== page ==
"Many Afghans are angry over incidents including the February 2012 accidental burning of hundreds of copies of the Islamic holy book, the Quran, a March 2012 shooting spree by a U.S. soldier in southern Afghanistan that killed 16 people, and unintended civilian deaths from U.S. bombs. The night raids are particularly offensive because they are perceived as violating the sanctity of women in the house despite U.S. claims that they are a useful tool in killing insurgent leaders. The other sticking point is legal immunity — an issue that was a deal breaker during failed negotiations over a similar deal in Iraq before U.S. forces withdrew from that country in December 2011. Karzai's National Security Adviser Rangin Dafdar Spanta told lawmakers at a weekend briefing that the U.S. position was clear: If Washington doesn't get jurisdiction over its soldiers and civilian personnel, it won't sign the agreement, and it won't leave any U.S. soldiers in Afghanistan when international combat troops withdraw at the end of 2014. Hakimullah Mujahed, one of the Loya Jirga's organizers, said "the security agreement with the U.S. has to be in the framework of the Afghan constitution." "The trial of foreign soldiers accused of killing innocent Afghans or committing crimes against Afghanistan should be tried in an Afghan court. That's very important," he added." Boston Herald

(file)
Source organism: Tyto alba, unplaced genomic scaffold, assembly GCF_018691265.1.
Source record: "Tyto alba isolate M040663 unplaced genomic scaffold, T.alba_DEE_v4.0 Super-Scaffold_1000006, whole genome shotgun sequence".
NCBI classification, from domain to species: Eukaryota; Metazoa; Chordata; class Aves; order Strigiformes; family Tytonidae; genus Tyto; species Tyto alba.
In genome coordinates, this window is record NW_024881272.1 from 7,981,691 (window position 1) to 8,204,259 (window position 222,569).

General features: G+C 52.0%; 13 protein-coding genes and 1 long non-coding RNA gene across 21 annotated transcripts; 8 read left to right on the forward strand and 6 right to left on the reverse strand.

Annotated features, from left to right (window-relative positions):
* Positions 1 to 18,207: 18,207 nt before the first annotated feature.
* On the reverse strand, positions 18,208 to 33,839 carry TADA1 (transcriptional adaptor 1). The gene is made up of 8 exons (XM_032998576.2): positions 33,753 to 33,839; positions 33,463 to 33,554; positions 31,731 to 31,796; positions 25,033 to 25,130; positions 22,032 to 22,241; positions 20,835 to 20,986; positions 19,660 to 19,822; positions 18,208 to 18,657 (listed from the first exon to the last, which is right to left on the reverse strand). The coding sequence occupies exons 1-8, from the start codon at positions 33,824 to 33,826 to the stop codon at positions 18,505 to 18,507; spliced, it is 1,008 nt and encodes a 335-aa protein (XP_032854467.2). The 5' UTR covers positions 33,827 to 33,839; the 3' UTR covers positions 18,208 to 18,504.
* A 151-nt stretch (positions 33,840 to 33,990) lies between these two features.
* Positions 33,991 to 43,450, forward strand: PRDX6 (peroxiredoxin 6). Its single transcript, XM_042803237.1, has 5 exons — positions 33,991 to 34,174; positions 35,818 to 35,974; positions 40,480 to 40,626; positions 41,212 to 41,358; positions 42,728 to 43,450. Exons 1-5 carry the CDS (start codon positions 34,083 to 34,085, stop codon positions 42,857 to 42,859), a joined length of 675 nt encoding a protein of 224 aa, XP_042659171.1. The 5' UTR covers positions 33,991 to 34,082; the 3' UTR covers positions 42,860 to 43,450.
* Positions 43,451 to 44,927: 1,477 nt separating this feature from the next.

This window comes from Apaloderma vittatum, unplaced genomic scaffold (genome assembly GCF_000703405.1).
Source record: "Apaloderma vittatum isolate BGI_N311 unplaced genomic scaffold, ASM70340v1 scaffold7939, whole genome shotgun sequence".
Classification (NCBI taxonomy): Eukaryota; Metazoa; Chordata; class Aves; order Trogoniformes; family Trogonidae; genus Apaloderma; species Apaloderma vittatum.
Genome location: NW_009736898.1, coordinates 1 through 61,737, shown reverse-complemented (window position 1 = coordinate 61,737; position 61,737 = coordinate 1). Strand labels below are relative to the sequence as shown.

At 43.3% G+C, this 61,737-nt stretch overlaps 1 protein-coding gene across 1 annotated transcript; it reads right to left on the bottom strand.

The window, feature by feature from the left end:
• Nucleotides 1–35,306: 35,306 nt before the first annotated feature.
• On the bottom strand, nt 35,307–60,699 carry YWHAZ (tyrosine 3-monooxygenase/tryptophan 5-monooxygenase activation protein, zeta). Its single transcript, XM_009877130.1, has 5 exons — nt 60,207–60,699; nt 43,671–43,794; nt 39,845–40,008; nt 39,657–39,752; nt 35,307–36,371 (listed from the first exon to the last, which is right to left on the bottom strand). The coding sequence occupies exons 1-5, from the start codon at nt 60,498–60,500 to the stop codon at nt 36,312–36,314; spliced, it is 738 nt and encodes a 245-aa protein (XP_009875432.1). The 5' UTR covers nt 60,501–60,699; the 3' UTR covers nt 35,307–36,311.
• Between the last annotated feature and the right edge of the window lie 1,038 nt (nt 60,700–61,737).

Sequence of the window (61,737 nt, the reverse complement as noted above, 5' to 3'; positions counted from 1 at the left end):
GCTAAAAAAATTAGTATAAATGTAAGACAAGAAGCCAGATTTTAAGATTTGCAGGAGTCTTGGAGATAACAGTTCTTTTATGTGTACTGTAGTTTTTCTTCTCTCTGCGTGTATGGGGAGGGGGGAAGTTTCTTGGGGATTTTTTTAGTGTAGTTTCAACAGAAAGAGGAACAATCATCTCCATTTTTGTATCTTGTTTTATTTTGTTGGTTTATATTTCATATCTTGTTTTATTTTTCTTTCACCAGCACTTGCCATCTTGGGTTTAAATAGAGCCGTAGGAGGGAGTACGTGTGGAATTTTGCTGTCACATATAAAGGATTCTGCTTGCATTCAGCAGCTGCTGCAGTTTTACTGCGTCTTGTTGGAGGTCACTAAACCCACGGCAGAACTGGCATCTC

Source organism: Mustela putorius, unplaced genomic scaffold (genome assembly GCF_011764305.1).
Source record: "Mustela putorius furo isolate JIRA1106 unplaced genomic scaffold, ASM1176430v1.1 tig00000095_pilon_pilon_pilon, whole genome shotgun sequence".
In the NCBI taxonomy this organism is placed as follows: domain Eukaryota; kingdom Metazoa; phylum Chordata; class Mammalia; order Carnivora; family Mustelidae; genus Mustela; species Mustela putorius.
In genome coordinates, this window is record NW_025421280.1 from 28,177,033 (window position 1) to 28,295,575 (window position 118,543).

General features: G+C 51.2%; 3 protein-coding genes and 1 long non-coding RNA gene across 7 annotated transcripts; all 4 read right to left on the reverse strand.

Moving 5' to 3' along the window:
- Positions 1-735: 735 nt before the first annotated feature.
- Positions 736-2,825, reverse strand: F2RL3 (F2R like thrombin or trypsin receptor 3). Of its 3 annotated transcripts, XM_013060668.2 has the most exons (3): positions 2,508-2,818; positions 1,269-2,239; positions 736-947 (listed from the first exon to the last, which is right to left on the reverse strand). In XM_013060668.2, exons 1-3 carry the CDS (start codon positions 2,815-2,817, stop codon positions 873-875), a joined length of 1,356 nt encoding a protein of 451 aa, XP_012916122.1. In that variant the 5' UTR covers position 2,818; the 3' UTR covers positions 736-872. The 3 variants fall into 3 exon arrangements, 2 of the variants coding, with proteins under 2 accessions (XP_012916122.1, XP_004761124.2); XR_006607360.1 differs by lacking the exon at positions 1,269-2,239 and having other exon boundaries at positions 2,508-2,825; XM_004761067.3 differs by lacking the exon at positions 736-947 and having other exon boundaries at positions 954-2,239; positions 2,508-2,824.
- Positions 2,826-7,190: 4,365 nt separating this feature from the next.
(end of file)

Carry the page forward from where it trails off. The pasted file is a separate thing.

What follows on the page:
Barry McCaffery told Chuck Todd of MSNBC this morning that the proposed Afghan security agreement reflects "muddled thinking" in terms of the foolishness of leaving a necessarily embattled remnant in a "vast and hostile country." He also pointed out the fact that the remnant would be 800 miles from the sea and the US Navy. I could not agree more. The fate of the British mission at Kabul in 1879 comes to mind. Major Sir Louis Cavagnari and his escort of soldiers from the Guides were wiped out to the last man after a pitched battle with a Kabul mob. McCaffery insisted that there are no important US security interests in Afghananistan. Once agsin, I agree. The civil war in Afghanistan is an intra-Pushtun war. It is not a war against the shattered AQ who once were a powerful force in the country.
Ben Rhodes, the deputy national security adviser to Obama, then made an appearance to deny that the agreement is a political fig leaf to cover the embarassment of Afghan/American looting of our aid money and yet another defeat endured in the name of the failed COIN philosophy. He made it clear that if the agreement is signed, the US will continue to "bleed" billions of dollars into Afghanistan. At the same time he left open the possibility that the US will "pocket" the agreement and withdraw all but a small group of advisers. This scenario would ensure the continuation of the process of embezzlement that has persisted for so long.
Let us hope that the Afghans will save us from the folly of further particiapation in their civil war. pl